ISSN 2330-717X

Good Ethics Really Is Good Business


In the first decade of the 21st century, many businesses learned firsthand the moral and financial risks of focusing exclusively on short-term financial gains. Just take the example of Lehman Brothers, which, after 158 years of successfully doing business, went bankrupt over the space of just one weekend.

The causes: horrific mismanagement and a reckless disregard for moral hazard. The results: the worst global recession in decades.

The Lehman Brothers debacle is just one of a long and growing list of recent business management scandals that now includes Arthur Andersen, Enron, Parmalat and Bernie Madoff.

In his latest book, Management Ethics: Placing Ethics at the Core of Good Management, IESE’s Domènec Melé seeks to shift our gaze from short-term gains at any cost, to a deeper, longer view of management.

Melé argues that good management should take ethics into account because management is about people, and dealing with people requires ethics.

A business is not a machine; it is first and foremost a human construct. Those who run the firm are free individuals who cooperate within an organization with common goals, and the decisions and actions a manager takes have the potential to benefit or hurt other people.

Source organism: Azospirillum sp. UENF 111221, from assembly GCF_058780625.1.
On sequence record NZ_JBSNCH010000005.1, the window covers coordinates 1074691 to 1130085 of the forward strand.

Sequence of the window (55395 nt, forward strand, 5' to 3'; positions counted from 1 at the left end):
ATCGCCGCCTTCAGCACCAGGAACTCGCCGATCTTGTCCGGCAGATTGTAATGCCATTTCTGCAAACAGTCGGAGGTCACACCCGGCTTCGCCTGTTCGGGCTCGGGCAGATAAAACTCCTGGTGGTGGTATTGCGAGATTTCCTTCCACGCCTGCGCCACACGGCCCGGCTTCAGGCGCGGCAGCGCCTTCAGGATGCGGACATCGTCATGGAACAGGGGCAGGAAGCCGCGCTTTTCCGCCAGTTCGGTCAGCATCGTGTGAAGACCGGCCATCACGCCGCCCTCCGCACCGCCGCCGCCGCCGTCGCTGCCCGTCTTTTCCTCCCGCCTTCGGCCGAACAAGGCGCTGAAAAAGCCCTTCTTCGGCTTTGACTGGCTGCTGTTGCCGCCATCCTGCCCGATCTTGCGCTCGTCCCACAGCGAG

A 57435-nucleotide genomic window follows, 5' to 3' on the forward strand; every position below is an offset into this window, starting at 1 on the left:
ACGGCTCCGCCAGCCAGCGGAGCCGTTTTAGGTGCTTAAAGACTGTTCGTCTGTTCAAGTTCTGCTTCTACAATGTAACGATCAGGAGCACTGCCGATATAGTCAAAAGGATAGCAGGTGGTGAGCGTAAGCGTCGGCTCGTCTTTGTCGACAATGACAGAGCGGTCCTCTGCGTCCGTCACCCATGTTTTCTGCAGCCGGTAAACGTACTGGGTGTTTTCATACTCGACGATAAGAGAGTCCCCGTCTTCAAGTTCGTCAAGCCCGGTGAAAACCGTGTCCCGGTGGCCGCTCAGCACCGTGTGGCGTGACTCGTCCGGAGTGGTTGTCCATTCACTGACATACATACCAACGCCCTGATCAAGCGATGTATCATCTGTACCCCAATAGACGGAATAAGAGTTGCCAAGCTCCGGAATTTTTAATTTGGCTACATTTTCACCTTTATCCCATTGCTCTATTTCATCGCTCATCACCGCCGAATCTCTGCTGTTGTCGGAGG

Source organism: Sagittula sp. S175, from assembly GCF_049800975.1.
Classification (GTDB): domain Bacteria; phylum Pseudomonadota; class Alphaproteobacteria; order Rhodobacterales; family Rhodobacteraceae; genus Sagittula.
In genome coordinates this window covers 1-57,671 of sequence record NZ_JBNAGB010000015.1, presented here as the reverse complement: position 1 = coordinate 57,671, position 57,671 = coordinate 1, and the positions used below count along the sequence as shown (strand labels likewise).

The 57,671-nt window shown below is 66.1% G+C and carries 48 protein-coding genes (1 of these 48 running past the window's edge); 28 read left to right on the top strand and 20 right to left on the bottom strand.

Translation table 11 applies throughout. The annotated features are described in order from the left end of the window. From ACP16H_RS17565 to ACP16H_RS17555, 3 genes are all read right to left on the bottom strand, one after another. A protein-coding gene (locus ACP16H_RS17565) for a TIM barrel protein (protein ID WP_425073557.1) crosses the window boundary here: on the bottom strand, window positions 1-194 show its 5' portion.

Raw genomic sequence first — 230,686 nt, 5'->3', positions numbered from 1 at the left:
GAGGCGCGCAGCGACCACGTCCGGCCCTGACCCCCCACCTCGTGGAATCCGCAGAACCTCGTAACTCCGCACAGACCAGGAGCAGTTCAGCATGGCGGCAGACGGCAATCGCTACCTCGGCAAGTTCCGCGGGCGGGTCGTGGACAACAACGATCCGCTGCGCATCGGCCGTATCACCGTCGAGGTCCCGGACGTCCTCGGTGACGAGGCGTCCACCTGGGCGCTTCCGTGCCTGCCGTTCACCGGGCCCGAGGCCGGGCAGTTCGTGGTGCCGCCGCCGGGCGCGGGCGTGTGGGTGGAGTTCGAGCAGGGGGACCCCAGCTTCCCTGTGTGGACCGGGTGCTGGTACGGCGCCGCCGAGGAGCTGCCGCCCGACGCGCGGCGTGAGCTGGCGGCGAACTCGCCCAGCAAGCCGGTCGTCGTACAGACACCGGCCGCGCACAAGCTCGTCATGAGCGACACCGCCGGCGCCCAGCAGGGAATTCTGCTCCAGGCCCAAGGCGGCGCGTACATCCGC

Thus, ethics is not an artificial add-on to business, but an intrinsic aspect of good management.

Companies should, therefore, resist seeing people as resources or just a means for profit. Ethical management is about recognizing what people are, treating them accordingly and fostering their development.

Basic Ethical Requirements for Good Management

Ethics are embedded in management: first, through decision making; second, through the ideas that drive the practice of management; and third, through the moral character of the manager him or herself.

Making and acting on ethical decisions contribute to good management in many ways, such as helping to humanize business, generating trust, fostering loyalty, encouraging responsibility and helping to develop a strong moral culture.

Melé avoids complex philosophical discussions to present a way of thinking about ethics on very basic principles, such as the Golden Rule, which states that one should treat others as one would like to be treated oneself, and Natural Moral Law, which holds that certain rights or values are inherent to human nature and recognizable by human reason.

Respect for human dignity is another principle that Melé proposes, along with the necessity to contribute to the common good of the communities to which one belongs, and society at large.

Three basic values, and their corresponding virtues, are upheld as critical to ethical management: justice, truthfulness and intelligent love.

Justice renders to each what is rightfully theirs. Truthfulness refers to the observance of truth in speech and behavior, and a disposition to search for the truth. Intelligent love – understood as love driven by true knowledge of the real needs of the other – goes beyond justice and entails care and benevolence.